The company charges customers $39 a month, but that service only costs it about $4 per user to provide, said Andrew Mitchell, a general partner at Brand Foundry Ventures, which was an early investor in Peloton but later sold its shares. Better yet, Peloton equipment owners frequently stick with the service for the long term.
They “sell the bike into your house [at] barely any profit, but reap the benefit of a software … margin and on retention,” Mitchell said in an email.
The company’s streaming service, which allows customers to participate in live workouts or stream recorded ones, has been one of the keys to its success, said David Minton, founder of The Leisure Database Company, a market research firm. Those programs have added an element of fun and interactivity to its equipment that rival gadgets typically haven’t had, he said.
“Traditionally people have purchased gym equipment for the home that then becomes a clothes horse,” Minton said. “The reason why Peloton has revolutionized that particular market is because you get so engrossed in the programs that you’re streaming.”
Business is booming
Peloton doesn’t disclose detailed financial reports to the public, at least not yet. But the indications are that its business is booming.
Its sales went from $160 million in 2016 to $400 million in 2017, the company told the New York Times last year. It expected to bring in $700 million in sales in its most recent fiscal year, which ended in February, according to the Times.
Meanwhile, the company’s share of the US gym equipment market is in the process of rising from basically 0% in 2014 to an expected 6.2% by the end of its fiscal year this coming February, according to IBISWorld, a market research firm.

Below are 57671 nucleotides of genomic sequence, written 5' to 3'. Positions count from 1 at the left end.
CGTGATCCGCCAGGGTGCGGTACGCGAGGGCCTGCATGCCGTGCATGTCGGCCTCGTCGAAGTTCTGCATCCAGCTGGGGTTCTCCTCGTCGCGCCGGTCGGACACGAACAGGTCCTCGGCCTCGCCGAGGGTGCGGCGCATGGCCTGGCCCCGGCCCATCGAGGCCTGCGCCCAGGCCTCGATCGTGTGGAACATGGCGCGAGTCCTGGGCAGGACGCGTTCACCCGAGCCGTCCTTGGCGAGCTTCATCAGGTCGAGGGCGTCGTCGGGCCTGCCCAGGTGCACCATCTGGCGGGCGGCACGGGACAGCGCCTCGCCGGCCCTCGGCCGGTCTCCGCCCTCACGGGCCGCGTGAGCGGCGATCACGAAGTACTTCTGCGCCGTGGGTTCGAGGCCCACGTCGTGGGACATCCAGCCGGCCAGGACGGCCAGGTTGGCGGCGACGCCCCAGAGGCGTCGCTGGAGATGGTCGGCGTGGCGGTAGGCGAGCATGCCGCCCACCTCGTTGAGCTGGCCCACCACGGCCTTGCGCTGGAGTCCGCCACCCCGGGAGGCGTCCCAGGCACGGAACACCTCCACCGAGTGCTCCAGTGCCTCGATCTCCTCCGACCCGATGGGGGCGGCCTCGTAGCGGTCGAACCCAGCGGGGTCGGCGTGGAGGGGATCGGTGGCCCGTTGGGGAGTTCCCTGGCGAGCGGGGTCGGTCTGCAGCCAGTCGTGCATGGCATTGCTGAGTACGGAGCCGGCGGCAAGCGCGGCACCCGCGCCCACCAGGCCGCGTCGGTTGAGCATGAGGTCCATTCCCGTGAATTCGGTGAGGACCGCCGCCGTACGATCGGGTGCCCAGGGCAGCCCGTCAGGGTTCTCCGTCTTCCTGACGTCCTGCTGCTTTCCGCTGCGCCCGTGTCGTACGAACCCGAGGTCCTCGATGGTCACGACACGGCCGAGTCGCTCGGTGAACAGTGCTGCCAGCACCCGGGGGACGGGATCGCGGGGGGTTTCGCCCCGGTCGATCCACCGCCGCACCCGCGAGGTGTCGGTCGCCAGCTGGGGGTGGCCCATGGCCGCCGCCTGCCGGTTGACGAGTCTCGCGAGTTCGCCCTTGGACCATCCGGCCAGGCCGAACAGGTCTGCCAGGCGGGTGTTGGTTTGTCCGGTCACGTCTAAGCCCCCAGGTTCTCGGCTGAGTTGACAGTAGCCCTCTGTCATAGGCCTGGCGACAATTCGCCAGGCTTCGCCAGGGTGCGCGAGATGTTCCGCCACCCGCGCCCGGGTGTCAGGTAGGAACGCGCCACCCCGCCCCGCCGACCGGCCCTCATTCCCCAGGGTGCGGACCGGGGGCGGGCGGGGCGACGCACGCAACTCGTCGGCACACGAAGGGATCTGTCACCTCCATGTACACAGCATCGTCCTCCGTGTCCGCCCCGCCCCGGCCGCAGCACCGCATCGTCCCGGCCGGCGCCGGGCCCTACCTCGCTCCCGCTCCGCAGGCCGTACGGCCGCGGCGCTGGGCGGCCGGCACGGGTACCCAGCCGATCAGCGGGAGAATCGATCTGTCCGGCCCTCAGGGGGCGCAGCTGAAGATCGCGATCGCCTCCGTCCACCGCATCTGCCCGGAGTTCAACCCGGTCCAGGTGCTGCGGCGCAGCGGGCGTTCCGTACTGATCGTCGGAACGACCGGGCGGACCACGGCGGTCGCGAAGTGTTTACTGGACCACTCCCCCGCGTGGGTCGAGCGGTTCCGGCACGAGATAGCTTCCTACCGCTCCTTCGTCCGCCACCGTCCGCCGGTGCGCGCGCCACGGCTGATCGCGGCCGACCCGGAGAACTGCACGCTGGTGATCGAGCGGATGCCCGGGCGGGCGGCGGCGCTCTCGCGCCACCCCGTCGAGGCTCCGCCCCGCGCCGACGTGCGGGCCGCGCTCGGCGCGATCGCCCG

“Peloton has been a complete disrupter in the at-home fitness equipment space,” said Marisa Lifschutz, an analyst with IBISWorld.
Company representatives declined to comment, citing the company’s IPO-related quiet period.
But its products could have limited mass-market appeal
As quickly as the company has grown and as much success as it’s had thus far, it could face challenges expanding its market in the future. It’s largely focused on selling equipment to individual consumers to use in their homes. That segment represents about 26% of the market for US-manufactured gym equipment, according to IBISWorld. But it leaves out another huge segment — gyms and health clubs, which represent another 24% of the market.
What’s more, the relatively large size and limited selection of Peloton’s equipment will likely rule out purchases by many consumers.
It’s hard to fit a treadmill or even a stationary bike in many apartments or even houses. Treadmills and stationary bikes are two of the most popular categories of equipment made by US manufacturers, but they only represent about 41% of the total market. Peloton doesn’t make a stair stepper, a category that’s nearly as popular treadmills.
Peloton’s market could be limited further by the cost of its equipment. Many consumers simply can’t afford to spend $39 a month on an exercise subscription, much less $2,000 or even $4,000 on a piece of exercise equipment. Other manufacturers charge high prices for similar equipment, but they often get a large portion of their sales from gyms and fitness centers that can afford to pay those prices.